Tuesday, January 31, 2017

Why I Won’t Comment on Donald Trump and Mental Illness

Who cares whether Donald Trump has mental illness?
(Hint: Whether or not he has mental illness does not matter)

Let’s be clear: I hate Donald Trump as much as the next freedom-loving American. Trump is a self-described sexual predator, a liar, a xenophobe, a racist, and a bad businessman. His friends and advisors include white supremacists  like Steve “Darth” Bannon, formerly of Breitbart fame, now wreaking his alt-right havoc on the entire world. Trump has openly expressed admiration for Vladimir Putin, the autocratic Russian leader whose record is not likely to be enshrined in anyone’s Human Rights Museum any time soon.

While I have little else in common with Trump’s supporters, at least now I can sympathize with how that “birther” crowd felt when President Obama was elected in 2008. For reasons too numerous to list here, Donald Trump is #notmypresident. 

But while I welcome (and enthusiastically retweet) nearly all negative news and commentary regarding Trump and the Orwellian nightmare he and his evil Avengers have wrought on my beloved America, there’s one “criticism” of him that makes me cringe. Any time a layperson or even an expert weighs in on whether Trump has a mental illness that would make him unsuitable for office, I refuse to engage in the conversation.

The problems with linking mental illness and Trump include but are not limited to the following:
  1. As far as we know, Trump has not been diagnosed with a mental illness. In 2016, his own physician, in a report that was undeniably unusual in its hyperbole, described the then-presidential nominee’s overall health as “extraordinary.” 
  2. Armchair diagnosing, even for the professionals, is not considered an ethical pastime. The so-called “Goldwater Rule” that condemns this kind of behavior was named after 1,189 psychiatrists responding to a survey described the 1964 presidential candidate as “psychologically unfit.”   In 2014 (pre-Trump), Forbes contributor Cheryl Conners  summed up the ethical standard: “It is not okay to directly suggest a mental health diagnosis for public figures…[T]o address a person’s mental health in speculative articles, or to serve an ideological or political agenda, is…still a professional and ethical ‘no.’”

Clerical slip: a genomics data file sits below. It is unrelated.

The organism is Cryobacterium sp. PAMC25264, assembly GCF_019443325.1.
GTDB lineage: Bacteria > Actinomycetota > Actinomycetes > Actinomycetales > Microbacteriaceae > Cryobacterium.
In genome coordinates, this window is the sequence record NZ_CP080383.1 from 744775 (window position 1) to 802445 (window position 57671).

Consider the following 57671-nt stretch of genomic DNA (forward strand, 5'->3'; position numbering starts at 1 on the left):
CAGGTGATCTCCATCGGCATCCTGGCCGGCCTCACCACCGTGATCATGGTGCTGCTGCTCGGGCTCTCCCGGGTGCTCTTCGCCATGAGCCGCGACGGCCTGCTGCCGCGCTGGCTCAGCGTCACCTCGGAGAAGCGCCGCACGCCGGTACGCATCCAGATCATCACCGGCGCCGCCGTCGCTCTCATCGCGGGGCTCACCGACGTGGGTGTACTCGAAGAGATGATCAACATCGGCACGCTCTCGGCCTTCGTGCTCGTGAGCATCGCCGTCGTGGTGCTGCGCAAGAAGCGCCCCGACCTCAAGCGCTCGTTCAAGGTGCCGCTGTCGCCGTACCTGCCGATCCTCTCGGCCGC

3. Discussing Trump’s (alleged) mental illness as a potential disqualifier under the 25th Amendment of the U.S. Constitution is inappropriate and stigmatizing. Here’s the language in question:
    Section 4. Whenever the Vice President and a majority of either the principal officers of the executive departments or of such other body as Congress may by law provide, transmit to the President pro tempore of the Senate and the Speaker of the House of Representatives their written declaration that the President is unable to discharge the powers and duties of his office, the Vice President shall immediately assume the powers and duties of the office as Acting President (25th Amendment, U.S. Constitution).
It’s likely at this point that you have read the opinions of people who want Trump’s alleged mental illness to disqualify him as president. But living with a mental illness would not and should not necessarily proscribe anyone from being an effective president.

Exhibit A: Abraham Lincoln. His spells of “melancholy” were well known by friends and foes alike. In his 2005 exploration of Lincoln’s likely clinical depression (the Goldwater Rule does not extend to deceased public figures), Joshua Shenk wrote:
In his mid-forties the dark soil of Lincoln's melancholy began to yield fruit. When he threw himself into the fight against the extension of slavery, the same qualities that had long brought him so much trouble played a defining role. The suffering he had endured lent him clarity and conviction, creative skills in the face of adversity, and a faithful humility that helped him guide the nation through its greatest peril.